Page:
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Słońce (The Sun. A Biography)
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Słońce (The Sun. A Biography)

3.66  ·  Rating details ·  41 Ratings  ·  7 Reviews
Imagine writing the biography of a subject you can't look at without going blind. Astronomer and BBC science editor David Whitehouse has done just that in The Sun. Taking an unusual tack, he writes about the Sun as if it were a fascinating neighbor to be observed with the utmost care. After all, there is no celestial body more important to us than the Sun; all life on Eart ...more
miękka (paperback), 145 x 225 mm, 336 pages
Published 2007 by Prószyński i S-ka (first published 2004)
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Deborah Pickstone
Very interesting in parts and seemed to drone on in others! I read this for the geocaching challenge - it was the fifth different book I selected to have the sun on the cover and then could not get the title or the correct edition or whatever and had to reselect. So, I never would have read this otherwise but am not sorry to have done so! :)
May 12, 2017 rated it liked it  ·  review of another edition
First half quite interesting, second part more like scientific bits from here and there, history of sun "exploration" told since ancient times up until modern day seemed sometimes like copy-paste from different books. Lots of important facts but often had a feeling like skipping a few pages. The ending was pure mumbling of " how lucky we are that according to some scientific research we are going to survive on Earth extra 200 millions of years adding to already predicted billions before the Sun ...more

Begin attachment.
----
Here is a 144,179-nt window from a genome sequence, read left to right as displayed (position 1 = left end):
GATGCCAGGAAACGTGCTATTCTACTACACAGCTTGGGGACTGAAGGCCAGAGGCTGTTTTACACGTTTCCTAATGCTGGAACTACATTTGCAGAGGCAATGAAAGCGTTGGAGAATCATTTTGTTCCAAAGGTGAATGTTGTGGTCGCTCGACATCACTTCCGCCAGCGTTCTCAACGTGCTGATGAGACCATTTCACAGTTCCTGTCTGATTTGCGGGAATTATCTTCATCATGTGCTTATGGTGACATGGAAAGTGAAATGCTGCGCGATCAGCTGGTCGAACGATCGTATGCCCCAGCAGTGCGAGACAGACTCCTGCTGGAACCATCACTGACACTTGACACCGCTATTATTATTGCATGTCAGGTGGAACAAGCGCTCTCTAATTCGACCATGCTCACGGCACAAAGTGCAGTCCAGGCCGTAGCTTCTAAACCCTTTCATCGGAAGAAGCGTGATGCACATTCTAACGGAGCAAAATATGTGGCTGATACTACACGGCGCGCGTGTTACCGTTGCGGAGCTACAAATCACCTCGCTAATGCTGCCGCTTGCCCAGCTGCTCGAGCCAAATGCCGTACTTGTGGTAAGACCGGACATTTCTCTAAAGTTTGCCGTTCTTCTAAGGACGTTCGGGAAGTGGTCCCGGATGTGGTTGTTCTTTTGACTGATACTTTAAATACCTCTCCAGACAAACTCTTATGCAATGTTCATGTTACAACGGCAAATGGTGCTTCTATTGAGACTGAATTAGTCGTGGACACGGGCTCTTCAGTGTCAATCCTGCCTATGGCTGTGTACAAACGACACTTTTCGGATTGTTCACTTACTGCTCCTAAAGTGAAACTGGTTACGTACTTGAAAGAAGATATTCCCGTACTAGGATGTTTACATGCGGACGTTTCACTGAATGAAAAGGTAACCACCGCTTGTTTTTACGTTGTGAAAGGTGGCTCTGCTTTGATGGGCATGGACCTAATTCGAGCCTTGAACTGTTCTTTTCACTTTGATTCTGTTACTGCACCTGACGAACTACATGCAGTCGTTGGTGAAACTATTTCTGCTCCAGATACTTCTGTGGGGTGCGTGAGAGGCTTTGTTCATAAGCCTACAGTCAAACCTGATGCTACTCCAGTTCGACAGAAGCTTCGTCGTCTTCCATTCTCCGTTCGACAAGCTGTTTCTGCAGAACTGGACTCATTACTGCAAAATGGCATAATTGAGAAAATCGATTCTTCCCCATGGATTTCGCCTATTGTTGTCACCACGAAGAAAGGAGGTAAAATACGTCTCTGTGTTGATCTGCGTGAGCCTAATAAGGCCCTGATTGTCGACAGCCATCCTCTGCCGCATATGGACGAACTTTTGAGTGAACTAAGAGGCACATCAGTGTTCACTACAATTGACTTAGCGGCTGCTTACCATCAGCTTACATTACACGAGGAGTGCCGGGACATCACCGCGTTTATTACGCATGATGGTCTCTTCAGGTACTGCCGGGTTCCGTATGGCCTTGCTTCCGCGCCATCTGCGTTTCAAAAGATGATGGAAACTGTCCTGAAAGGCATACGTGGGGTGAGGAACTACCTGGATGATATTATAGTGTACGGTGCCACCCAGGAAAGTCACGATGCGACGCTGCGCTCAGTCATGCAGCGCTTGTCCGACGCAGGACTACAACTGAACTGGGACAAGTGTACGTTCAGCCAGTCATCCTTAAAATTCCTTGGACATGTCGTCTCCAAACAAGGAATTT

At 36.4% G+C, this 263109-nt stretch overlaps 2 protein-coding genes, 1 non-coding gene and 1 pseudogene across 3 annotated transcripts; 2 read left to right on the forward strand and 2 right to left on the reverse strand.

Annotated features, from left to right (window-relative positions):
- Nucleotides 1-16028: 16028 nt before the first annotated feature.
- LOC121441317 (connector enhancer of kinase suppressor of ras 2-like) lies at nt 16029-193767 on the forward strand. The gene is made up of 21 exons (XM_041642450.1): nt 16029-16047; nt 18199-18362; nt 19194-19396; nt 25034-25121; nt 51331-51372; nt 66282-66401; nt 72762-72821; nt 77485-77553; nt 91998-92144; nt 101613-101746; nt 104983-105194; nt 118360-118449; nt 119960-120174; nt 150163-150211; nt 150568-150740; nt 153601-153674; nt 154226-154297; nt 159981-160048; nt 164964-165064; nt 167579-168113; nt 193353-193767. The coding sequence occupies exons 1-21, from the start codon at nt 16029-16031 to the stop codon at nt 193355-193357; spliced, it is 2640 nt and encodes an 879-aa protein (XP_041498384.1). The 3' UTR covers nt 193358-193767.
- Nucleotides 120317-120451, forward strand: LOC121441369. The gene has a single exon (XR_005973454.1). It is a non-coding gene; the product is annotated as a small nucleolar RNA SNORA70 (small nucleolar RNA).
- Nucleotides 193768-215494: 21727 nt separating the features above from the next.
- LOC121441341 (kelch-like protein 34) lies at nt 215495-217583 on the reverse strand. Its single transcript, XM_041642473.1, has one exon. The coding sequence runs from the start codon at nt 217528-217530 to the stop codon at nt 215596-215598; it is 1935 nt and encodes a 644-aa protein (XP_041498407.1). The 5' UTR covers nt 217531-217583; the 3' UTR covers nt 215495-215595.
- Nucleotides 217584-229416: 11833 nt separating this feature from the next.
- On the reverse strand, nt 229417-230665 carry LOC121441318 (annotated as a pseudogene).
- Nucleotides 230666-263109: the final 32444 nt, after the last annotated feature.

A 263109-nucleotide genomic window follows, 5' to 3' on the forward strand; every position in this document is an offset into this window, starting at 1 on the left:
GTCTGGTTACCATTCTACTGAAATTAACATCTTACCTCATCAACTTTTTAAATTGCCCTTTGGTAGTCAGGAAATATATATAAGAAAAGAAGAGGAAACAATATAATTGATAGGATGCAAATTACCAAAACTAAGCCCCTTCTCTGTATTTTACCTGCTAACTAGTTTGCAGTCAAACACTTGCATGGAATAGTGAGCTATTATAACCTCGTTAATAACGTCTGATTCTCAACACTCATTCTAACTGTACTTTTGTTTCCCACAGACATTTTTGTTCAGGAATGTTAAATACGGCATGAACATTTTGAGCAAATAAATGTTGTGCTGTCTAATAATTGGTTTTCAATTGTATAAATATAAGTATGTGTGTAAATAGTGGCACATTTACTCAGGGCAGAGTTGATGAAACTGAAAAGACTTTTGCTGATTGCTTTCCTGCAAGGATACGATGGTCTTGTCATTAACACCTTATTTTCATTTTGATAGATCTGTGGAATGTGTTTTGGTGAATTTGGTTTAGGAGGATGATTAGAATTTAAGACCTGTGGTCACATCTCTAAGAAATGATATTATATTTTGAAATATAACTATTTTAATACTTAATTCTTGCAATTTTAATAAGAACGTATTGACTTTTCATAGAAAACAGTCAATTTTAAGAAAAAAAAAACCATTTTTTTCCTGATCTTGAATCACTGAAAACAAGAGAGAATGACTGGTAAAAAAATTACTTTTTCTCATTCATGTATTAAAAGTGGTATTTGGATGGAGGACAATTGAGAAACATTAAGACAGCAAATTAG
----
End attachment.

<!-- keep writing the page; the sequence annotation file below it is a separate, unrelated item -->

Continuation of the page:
Evan Quinlan
David Whitehouse communicates solar science through a loose sequence of vignettes. I learned a lot, although I might have liked to have a better sense of narrative direction. One chapter strays a bit into climate change denial, which seems shoehorned in, but it's still relatively thoughtful and informative. The Sun is fascinating, and David fully describes humanity's state-of-the-art understanding of it as of 2004. There's a little bit of mythology covered as well, but not much.

I would recommend
Apr 24, 2016 rated it really liked it  ·  review of another edition
The Sun: A Biography is basically what the title says - it is the story of the Sun. Author David Whitehouse wrote this book after covering something similar on the Moon. In The Sun: A Biography, Whitehouse covers two aspects: the myths and legends told about the Sun for centuries and the science that has been working overtime to learn more about this fascinating star. Whitehouse's narrative may not be a linear chronological account always, for there is a bit of overlapping that could have been b ...more
Kimberly Ann
Jan 25, 2016 rated it really liked it  ·  review of another edition
What a great book with a whole lot of information, especially if you have the type of mind (which I do not) that can amass all the information and make enough sense of it, so that you might actually comprehend all that science!

"Within the first second, superhot gas - referred to as a plasma - a substance we will discuss often because the Sun is made of it - may have cooled enough for particles called quarks (Ah, so this is what they are) that had condensed out of the energy to combine and form p
Feb 11, 2012 rated it it was amazing  ·  review of another edition
I first read the companion book of this one, "The Moon: a Biography" which I'd like to describe it as "romantic". The Sun, however, has a more masculine feel to it. A lot of it about how human attempted to find out about the Sun and ultimately how to view it. Later on in the book, the author David Whitehouse, himself an astronomer, then explain succinctly the complex science of the Sun and its inevitable eventual ending. I find the book really beautiful in a way that it's now at the back of my m ...more
Aug 11, 2012 rated it liked it  ·  review of another edition

Good book, I liked the first 6-7 chapters very much and the final 5-6 chapters. I wasn't a fan of the central part of the book, I felt like the author was droning on and the storyline/history was scattered as far as direction and goal. The beginning and end sections seemed to read like a novel whereas the middle part was kind of a mangled history book.

I feel like the scientific and historical data was good but only the last 5 chapters really had direction.
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